In the mad scramble to capitalize on the higher demand for weed due to increased legalization, some cultivators have resorted to questionable growing methods. Arguably, the most notorious of these “cultivation hacks” is the use of PGRs. Short for “plant growth regulators,” PGRs are artificial hormones that can alter a plant’s development. The good news is, they are frequently employed to help increase cannabis bud production. The bad news is, these PGRs may seriously alter the flavor of cannabis, and questions remain about the effectiveness and safety of PGR cannabis.
As demand for high-THC cannabis continues to climb, PGRs will become an increasingly hot topic in cultivation circles. With this in mind, consumers deserve to know how their cannabis is grown and what they’re putting in their bodies.
Plant growth regulators vs. natural weed: is there really that much of a difference?
According to a recent review in the Journal Drug Testing and Analysis, pesticide contamination is a growing problem in cannabis. On a molecular level, researchers have found traces of various pesticides and PGR molecules in various samples of cannabis. Therefore, if someone is consuming PGR weed, these chemicals are surely getting inside the body–the effects of which are largely unknown. 1
But PGRs don’t merely change the chemical structure of weed. According to most anecdotal testimonies about PGR cannabis on Reddit, this weed has a distinctly different flavor, effect, and texture than naturally-grown weed.
Since PGRs work by interfering with the natural hormones of the plant, it’s no wonder these buds often have depleted cannabinoid and terpene concentrations. Instead, what customers get are artificially dense nugs with mild trichome counts. Likely, you won’t feel the same level of a high or smell any dankness with PGR weed.
Simply put, the PGR weed experience isn’t the same as natural cannabis.
How to identify PGR weed: a few tell-tale signs
- The most common way to detect PGR weed is via appearance. PGR nugs are incredibly dense—but not in a good way. These nugs are like rocks, and they may feel slightly heavy in your hands. This added weight gets the grower to earn more money for the harvest.
- Another defining feature of PGR nugs is their color. Unlike regular cannabis strains, PGR weed tends to have a dark brown sheen with amber-red pistils. The less green you see, the more likely it’s PGR weed. Since PGR weed has fewer trichomes than typical weed, these buds also won’t feel as sticky on your fingertips.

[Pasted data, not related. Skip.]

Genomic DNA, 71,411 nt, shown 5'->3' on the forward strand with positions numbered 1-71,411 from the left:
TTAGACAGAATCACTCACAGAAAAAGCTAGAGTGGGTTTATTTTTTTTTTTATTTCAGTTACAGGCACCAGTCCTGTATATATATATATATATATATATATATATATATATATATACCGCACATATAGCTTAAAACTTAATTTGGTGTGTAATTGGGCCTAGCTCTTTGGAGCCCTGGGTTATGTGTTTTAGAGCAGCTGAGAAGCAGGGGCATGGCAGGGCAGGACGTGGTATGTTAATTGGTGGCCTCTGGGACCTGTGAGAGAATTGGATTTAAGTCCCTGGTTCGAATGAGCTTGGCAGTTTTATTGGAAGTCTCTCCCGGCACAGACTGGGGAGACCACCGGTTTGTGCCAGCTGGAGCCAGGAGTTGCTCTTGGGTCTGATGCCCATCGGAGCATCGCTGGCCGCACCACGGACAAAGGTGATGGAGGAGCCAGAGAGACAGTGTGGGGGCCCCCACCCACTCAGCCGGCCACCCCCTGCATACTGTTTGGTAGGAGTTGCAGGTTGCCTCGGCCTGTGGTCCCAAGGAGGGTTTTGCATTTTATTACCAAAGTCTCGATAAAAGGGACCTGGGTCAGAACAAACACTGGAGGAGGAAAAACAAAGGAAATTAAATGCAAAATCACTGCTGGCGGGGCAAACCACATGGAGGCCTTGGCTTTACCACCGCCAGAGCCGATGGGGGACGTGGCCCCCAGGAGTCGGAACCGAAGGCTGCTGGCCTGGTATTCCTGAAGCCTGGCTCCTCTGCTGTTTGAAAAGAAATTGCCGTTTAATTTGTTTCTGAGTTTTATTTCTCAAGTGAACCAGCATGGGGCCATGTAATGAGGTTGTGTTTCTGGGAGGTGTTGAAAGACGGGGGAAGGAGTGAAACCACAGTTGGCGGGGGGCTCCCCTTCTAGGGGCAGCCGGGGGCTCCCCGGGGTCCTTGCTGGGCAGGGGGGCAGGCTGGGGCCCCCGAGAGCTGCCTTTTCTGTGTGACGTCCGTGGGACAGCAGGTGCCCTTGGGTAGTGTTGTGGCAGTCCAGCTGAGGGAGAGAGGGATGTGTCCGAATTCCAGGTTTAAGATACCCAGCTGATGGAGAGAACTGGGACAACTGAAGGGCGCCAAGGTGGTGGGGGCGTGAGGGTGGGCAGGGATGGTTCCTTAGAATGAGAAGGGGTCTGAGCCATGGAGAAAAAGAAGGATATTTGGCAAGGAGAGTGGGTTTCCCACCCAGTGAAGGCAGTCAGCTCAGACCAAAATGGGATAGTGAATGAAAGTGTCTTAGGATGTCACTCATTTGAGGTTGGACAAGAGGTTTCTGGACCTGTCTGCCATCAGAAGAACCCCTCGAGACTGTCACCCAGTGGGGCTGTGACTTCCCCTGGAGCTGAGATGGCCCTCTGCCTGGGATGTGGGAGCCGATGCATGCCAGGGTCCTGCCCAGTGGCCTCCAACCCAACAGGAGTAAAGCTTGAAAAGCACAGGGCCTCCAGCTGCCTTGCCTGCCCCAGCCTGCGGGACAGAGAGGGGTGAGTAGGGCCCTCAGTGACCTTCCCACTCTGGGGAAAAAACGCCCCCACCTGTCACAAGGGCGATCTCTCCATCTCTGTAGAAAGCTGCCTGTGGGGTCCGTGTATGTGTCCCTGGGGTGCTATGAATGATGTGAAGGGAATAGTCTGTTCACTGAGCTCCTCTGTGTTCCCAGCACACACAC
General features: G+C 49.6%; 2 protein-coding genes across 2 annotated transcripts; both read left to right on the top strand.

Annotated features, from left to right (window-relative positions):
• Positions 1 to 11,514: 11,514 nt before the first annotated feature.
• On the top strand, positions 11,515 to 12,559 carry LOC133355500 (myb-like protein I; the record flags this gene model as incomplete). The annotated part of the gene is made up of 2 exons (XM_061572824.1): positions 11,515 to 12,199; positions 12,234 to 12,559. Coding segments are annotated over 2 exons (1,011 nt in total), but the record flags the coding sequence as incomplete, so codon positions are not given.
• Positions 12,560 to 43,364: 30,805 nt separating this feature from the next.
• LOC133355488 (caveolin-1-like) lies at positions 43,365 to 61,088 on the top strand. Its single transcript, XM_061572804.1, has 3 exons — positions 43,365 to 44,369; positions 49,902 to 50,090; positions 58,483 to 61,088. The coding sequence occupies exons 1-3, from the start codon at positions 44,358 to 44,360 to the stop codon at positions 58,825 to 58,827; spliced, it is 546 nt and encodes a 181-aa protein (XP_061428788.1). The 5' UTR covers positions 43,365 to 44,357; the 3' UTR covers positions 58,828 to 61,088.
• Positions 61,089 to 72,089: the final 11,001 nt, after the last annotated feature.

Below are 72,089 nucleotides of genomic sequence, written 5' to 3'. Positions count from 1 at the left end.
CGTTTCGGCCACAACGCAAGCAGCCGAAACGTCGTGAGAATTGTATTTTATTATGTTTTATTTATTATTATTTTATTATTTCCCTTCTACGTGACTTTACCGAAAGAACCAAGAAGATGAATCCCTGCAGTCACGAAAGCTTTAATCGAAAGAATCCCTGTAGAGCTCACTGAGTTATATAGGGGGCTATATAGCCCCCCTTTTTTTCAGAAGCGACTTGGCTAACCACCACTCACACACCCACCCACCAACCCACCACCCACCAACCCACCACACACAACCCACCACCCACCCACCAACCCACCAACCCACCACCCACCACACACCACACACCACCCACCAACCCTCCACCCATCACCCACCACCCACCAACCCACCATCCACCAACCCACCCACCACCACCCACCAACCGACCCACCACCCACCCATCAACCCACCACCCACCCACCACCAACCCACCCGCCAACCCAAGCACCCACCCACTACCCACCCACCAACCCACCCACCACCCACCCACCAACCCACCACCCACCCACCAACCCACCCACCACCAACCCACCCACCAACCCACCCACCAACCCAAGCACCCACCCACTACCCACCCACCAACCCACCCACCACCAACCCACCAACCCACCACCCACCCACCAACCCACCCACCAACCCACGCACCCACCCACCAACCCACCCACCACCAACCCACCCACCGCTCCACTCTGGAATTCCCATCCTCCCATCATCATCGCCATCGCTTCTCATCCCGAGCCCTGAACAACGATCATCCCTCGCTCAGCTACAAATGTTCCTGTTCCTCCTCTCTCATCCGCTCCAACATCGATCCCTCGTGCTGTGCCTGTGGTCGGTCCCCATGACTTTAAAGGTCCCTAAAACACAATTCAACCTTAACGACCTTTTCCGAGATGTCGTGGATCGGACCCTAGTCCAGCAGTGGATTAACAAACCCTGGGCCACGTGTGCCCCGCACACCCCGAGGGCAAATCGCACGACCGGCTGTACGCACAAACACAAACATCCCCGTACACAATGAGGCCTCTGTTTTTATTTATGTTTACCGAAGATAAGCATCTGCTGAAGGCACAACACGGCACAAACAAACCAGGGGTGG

- Speaking of trichomes, it’s less likely you’ll detect pungent aromatics from PGRs weed. Even when you break these PGR nugs apart, the rich terpene profile isn’t there. Maybe you’ll get a whiff of soil or slight earthiness, but that’s about it.
Even though the above advice may help you identify PGR weed some of the time, it will not always be clear if cannabis has had PGRs added. Some cannabis cultivars are just extra covered in pistils or naturally extra dense. There is no sure visual assessment, but if it walks like a duck and quacks like a duck, then you might want to figure out who grows the duck and ask them if it has PGRs.
Is PGR weed bad for you?
There aren’t too many scientific studies analyzing PGR weed in particular. However, many countries ban the use of PGRs commonly found in marijuana, especially daminozide. So, it’s safe to say PGR cannabis isn’t the best thing to be putting inside your body.
Indeed, there are studies linking PGR consumption with an increased risk for multiple severe conditions. There’s also convincing evidence that the PGR paclobutrazol could reduce a man’s sperm count and adversely affect liver health. 2 3 4
Anecdotal evidence has speculated that these PGRs, one in particular known as paclobutrazol, may transform into chemicals called “nitrosamines” when combusted alongside the positive components in cannabis. Nitrosamines are the same carcinogenic compounds in standard cigarettes, and they may increase cancer risk. Unfortunately there are no reputable studies looking at the components of PGR smoke vs natural cannabis smoke.
What other crops have PGRs?
Nowadays, you’ll most often find PGRs in non-edible (and non-smokable) flowering plants. In fact, the University of Michigan has an entire list of popular plants that can use PGRs for optimal flowering.
However, that doesn’t mean PGRs can’t creep their way into edible food. For instance, a study from Vietnam found mustard greens contained significant traces of many dangerous PGRs. Researchers noted the levels of PGRs like gibberellins (a naturally occurring plant hormone) were well above acceptable levels in many Western nations. 5
Currently, each country has different standards for acceptable PGR exposure. There are also different laws surrounding each PGR. Until there’s greater clarity on a multi-national level, it’s important to check your local laws to determine the latest legal levels for PGRs, in your weed, food, or decorative plants.
What are the standard PGRs in weed?
If a cultivator used a PGR, it most likely has one of the following: paclobutrazol, daminozide, or chlormequat chloride. Of these three, paclobutrazol is the most common. According to the latest reports, this PGR works by interfering with natural cell growth. Instead of elongating, cannabis cells divide rapidly to create artificially dense nugs. While this increases total weight, it interferes with natural cannabinoid and terpene production.
As mentioned above, there’s evidence that paclobutrazol has long-term health effects on male reproduction and liver health. Paclobutrazol may also turn into a carcinogen when it’s heated.